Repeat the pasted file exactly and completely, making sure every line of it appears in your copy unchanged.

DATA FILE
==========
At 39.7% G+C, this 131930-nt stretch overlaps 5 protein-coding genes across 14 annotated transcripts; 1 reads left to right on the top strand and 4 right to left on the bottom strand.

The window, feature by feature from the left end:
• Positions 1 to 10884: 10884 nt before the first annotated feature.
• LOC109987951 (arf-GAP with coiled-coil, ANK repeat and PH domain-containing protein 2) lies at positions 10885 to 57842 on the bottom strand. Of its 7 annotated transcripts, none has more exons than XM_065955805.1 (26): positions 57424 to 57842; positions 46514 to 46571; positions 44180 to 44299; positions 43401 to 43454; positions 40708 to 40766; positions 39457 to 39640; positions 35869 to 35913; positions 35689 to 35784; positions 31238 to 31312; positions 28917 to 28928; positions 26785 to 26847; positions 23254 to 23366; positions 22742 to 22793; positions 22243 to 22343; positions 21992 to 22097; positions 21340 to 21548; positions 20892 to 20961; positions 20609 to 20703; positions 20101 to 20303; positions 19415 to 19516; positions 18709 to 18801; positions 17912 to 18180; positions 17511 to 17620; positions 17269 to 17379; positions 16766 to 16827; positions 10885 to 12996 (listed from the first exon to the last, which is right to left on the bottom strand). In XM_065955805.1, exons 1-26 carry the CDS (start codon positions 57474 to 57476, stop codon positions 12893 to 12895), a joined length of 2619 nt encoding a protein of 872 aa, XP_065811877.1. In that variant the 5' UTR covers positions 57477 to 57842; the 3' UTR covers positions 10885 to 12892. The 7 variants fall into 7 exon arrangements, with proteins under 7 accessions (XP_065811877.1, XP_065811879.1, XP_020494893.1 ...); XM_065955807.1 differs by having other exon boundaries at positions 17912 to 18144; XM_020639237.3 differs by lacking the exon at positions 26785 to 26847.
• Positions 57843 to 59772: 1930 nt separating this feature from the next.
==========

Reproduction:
At 39.7% G+C, this 131930-nt stretch overlaps 5 protein-coding genes across 14 annotated transcripts; 1 reads left to right on the top strand and 4 right to left on the bottom strand.

The window, feature by feature from the left end:
• Positions 1 to 10884: 10884 nt before the first annotated feature.
• LOC109987951 (arf-GAP with coiled-coil, ANK repeat and PH domain-containing protein 2) lies at positions 10885 to 57842 on the bottom strand. Of its 7 annotated transcripts, none has more exons than XM_065955805.1 (26): positions 57424 to 57842; positions 46514 to 46571; positions 44180 to 44299; positions 43401 to 43454; positions 40708 to 40766; positions 39457 to 39640; positions 35869 to 35913; positions 35689 to 35784; positions 31238 to 31312; positions 28917 to 28928; positions 26785 to 26847; positions 23254 to 23366; positions 22742 to 22793; positions 22243 to 22343; positions 21992 to 22097; positions 21340 to 21548; positions 20892 to 20961; positions 20609 to 20703; positions 20101 to 20303; positions 19415 to 19516; positions 18709 to 18801; positions 17912 to 18180; positions 17511 to 17620; positions 17269 to 17379; positions 16766 to 16827; positions 10885 to 12996 (listed from the first exon to the last, which is right to left on the bottom strand). In XM_065955805.1, exons 1-26 carry the CDS (start codon positions 57474 to 57476, stop codon positions 12893 to 12895), a joined length of 2619 nt encoding a protein of 872 aa, XP_065811877.1. In that variant the 5' UTR covers positions 57477 to 57842; the 3' UTR covers positions 10885 to 12892. The 7 variants fall into 7 exon arrangements, with proteins under 7 accessions (XP_065811877.1, XP_065811879.1, XP_020494893.1 ...); XM_065955807.1 differs by having other exon boundaries at positions 17912 to 18144; XM_020639237.3 differs by lacking the exon at positions 26785 to 26847.
• Positions 57843 to 59772: 1930 nt separating this feature from the next.